Fact or Fiction with the Latest Lions News Ahead of the Start of Free Agency
It's that time of year again. Speculation season has begun!
The time between the NFL Scouting Combine and the beginning of free agency is often a period rife with rumors. It's a time where football fans are all fired up, but there's nothing really going on.
Idle time leads to idle speculation. Be it agents planting seeds with willing media stooges, radio hosts and bloggers throwing spaghetti at the wall to their audiences or simply folks trying to put one and one together, rumors often fly.
This year has been a little more subdued for the Detroit Lions in the rumor mill. Some of that is attributable to the fact the team had very little cap room before the recent bump and it just wasn't seen as a potential buyer for anyone but the lowest tier of free agents.
Still, there is chatter surrounding the Lions worth exploring. Is it fact or fiction? While it's too early to be certain, here is an early guide on the validity of the speculation out there.
Brandon Pettigrew Will Be Back
When this news broke late last week...
Salary cap projected to rise to about $133 million this year, expected to break $140 million next year and $150 million by 2016, per source— Adam Schefter (@AdamSchefter) February 28, 2014
...one of the concepts that immediately sprung up surrounding the Lions was that some of that newfound cap room would go to bring back tight end Brandon Pettigrew.
The former starter, now a free agent, was generally not considered a priority. But now with more room to spend, some postulate the money could go to bring back the former first-rounder. As Justin Rogers of MLive.com notes:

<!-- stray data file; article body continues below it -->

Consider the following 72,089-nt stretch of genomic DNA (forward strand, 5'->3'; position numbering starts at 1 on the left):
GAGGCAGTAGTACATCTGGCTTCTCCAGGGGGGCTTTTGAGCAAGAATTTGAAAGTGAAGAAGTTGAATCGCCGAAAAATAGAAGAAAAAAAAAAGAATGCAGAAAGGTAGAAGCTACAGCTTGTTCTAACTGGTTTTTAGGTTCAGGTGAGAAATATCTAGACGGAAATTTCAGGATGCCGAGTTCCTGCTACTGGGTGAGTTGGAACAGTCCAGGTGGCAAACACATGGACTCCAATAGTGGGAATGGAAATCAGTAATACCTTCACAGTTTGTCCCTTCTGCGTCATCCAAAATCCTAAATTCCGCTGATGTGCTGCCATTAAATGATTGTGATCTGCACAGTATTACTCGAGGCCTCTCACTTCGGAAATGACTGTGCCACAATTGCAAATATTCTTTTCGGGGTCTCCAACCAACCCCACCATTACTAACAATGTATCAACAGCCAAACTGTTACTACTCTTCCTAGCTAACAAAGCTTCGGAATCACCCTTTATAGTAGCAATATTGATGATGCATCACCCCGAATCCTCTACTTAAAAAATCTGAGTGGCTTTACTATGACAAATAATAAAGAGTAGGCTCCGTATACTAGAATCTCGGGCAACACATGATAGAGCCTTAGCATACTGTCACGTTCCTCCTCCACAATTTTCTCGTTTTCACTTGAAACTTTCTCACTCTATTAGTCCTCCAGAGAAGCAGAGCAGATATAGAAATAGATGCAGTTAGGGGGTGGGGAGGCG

With the added cap space, Detroit will be able to pursue its goals in free agency, whether that's re-signing its own players, such as tight end Brandon Pettigrew and defensive end Willie Young.
Pettigrew can rightfully ask for a similar type of contract. If he does, there's no chance he returns to Detroit.
The only way he comes back is if he cannot find a lucrative deal like Pitta's elsewhere and opts to return to Detroit for a shorter, cheaper deal.
The Lions Will Actively Pursue a Safety
After releasing longtime starter Louis Delmas last month, the Lions have a glaring hole at one safety spot.
While the team did quietly re-sign valued backup Don Carey and claimed Isa Abdul-Quddus off waivers from the New Orleans Saints, it's safe to assume that the player who will start at safety opposite Glover Quin is not currently on Detroit's roster.
Many believe the Lions will sign a free agent to fill the void, much as they did a year ago when they imported Quin.
As Tim Twentyman of the official Lions website notes, some of the early names expected to garner interest from Detroit include:
- James Ihedigbo (pictured), last with the Ravens
- Chris Clemons, Miami Dolphins
- Malcolm Jenkins, Saints
Ihedigbo played under new Lions defensive coordinator Teryl Austin in Baltimore last season and is coming off his best year. That's an easy connection to make, and his price tag shouldn't be too steep.